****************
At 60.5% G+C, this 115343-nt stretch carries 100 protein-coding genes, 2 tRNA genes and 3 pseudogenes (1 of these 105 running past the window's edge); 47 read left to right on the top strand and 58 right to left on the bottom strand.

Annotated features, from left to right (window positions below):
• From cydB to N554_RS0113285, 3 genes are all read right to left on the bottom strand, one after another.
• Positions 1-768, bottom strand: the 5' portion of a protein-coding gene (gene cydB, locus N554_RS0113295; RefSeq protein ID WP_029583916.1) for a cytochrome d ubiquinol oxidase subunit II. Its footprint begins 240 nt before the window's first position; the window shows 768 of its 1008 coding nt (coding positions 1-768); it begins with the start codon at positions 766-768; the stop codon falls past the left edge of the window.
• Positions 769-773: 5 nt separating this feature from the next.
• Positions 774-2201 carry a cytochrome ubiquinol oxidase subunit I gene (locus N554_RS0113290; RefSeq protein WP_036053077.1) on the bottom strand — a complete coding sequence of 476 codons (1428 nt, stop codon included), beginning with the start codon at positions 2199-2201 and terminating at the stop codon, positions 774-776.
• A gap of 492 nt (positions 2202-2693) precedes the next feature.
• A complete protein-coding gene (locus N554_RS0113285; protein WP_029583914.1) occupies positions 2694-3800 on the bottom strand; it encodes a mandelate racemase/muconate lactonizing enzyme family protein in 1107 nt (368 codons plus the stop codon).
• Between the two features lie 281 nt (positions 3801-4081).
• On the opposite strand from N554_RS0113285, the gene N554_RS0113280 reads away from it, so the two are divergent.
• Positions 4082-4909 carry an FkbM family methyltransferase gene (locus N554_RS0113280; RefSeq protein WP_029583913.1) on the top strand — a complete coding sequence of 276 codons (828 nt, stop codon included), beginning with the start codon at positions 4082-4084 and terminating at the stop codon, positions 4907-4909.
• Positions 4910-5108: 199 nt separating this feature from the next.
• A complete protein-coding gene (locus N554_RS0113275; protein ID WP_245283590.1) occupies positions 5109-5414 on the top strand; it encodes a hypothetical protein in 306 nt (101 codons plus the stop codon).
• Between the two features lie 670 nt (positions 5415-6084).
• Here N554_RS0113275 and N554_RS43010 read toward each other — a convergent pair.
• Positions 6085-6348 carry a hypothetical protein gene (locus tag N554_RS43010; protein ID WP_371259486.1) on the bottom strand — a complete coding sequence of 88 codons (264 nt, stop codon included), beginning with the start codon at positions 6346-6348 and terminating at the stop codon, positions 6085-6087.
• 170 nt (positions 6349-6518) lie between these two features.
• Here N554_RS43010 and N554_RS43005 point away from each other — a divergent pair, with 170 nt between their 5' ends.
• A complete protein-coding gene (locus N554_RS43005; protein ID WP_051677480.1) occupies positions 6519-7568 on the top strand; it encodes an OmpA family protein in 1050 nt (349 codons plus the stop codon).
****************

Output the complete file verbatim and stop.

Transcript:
At 60.5% G+C, this 115343-nt stretch carries 100 protein-coding genes, 2 tRNA genes and 3 pseudogenes (1 of these 105 running past the window's edge); 47 read left to right on the top strand and 58 right to left on the bottom strand.

Annotated features, from left to right (window positions below):
• From cydB to N554_RS0113285, 3 genes are all read right to left on the bottom strand, one after another.
• Positions 1-768, bottom strand: the 5' portion of a protein-coding gene (gene cydB, locus N554_RS0113295; RefSeq protein ID WP_029583916.1) for a cytochrome d ubiquinol oxidase subunit II. Its footprint begins 240 nt before the window's first position; the window shows 768 of its 1008 coding nt (coding positions 1-768); it begins with the start codon at positions 766-768; the stop codon falls past the left edge of the window.
• Positions 769-773: 5 nt separating this feature from the next.
• Positions 774-2201 carry a cytochrome ubiquinol oxidase subunit I gene (locus N554_RS0113290; RefSeq protein WP_036053077.1) on the bottom strand — a complete coding sequence of 476 codons (1428 nt, stop codon included), beginning with the start codon at positions 2199-2201 and terminating at the stop codon, positions 774-776.
• A gap of 492 nt (positions 2202-2693) precedes the next feature.
• A complete protein-coding gene (locus N554_RS0113285; protein WP_029583914.1) occupies positions 2694-3800 on the bottom strand; it encodes a mandelate racemase/muconate lactonizing enzyme family protein in 1107 nt (368 codons plus the stop codon).
• Between the two features lie 281 nt (positions 3801-4081).
• On the opposite strand from N554_RS0113285, the gene N554_RS0113280 reads away from it, so the two are divergent.
• Positions 4082-4909 carry an FkbM family methyltransferase gene (locus N554_RS0113280; RefSeq protein WP_029583913.1) on the top strand — a complete coding sequence of 276 codons (828 nt, stop codon included), beginning with the start codon at positions 4082-4084 and terminating at the stop codon, positions 4907-4909.
• Positions 4910-5108: 199 nt separating this feature from the next.
• A complete protein-coding gene (locus N554_RS0113275; protein ID WP_245283590.1) occupies positions 5109-5414 on the top strand; it encodes a hypothetical protein in 306 nt (101 codons plus the stop codon).
• Between the two features lie 670 nt (positions 5415-6084).
• Here N554_RS0113275 and N554_RS43010 read toward each other — a convergent pair.
• Positions 6085-6348 carry a hypothetical protein gene (locus tag N554_RS43010; protein ID WP_371259486.1) on the bottom strand — a complete coding sequence of 88 codons (264 nt, stop codon included), beginning with the start codon at positions 6346-6348 and terminating at the stop codon, positions 6085-6087.
• 170 nt (positions 6349-6518) lie between these two features.
• Here N554_RS43010 and N554_RS43005 point away from each other — a divergent pair, with 170 nt between their 5' ends.
• A complete protein-coding gene (locus N554_RS43005; protein ID WP_051677480.1) occupies positions 6519-7568 on the top strand; it encodes an OmpA family protein in 1050 nt (349 codons plus the stop codon).